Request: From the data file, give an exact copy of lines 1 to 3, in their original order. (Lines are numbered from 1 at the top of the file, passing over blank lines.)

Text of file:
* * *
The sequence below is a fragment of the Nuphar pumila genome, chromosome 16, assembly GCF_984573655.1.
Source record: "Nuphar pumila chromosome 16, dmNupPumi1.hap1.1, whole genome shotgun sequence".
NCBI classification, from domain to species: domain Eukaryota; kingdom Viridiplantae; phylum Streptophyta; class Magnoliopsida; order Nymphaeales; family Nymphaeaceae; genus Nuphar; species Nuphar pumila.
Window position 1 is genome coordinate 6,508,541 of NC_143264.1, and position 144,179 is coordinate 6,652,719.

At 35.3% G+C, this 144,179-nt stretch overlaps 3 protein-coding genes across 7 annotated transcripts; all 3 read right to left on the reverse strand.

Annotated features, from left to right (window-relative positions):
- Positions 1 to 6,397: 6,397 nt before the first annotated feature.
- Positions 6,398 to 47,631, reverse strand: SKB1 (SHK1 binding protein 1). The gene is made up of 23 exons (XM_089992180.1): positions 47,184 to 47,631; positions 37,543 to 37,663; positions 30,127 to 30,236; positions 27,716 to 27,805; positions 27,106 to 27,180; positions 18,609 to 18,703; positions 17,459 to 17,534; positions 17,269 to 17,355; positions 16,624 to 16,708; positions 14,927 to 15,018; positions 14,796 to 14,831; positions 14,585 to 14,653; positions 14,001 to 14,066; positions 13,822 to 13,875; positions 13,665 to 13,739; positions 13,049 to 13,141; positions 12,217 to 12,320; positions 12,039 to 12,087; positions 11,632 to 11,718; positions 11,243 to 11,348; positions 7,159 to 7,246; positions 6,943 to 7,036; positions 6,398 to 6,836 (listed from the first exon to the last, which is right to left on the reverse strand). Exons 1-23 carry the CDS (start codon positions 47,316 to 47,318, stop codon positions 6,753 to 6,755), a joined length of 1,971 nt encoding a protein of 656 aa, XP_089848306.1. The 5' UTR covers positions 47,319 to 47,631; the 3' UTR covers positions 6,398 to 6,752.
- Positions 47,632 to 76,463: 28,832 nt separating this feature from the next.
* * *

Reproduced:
The sequence below is a fragment of the Nuphar pumila genome, chromosome 16, assembly GCF_984573655.1.
Source record: "Nuphar pumila chromosome 16, dmNupPumi1.hap1.1, whole genome shotgun sequence".
NCBI classification, from domain to species: domain Eukaryota; kingdom Viridiplantae; phylum Streptophyta; class Magnoliopsida; order Nymphaeales; family Nymphaeaceae; genus Nuphar; species Nuphar pumila.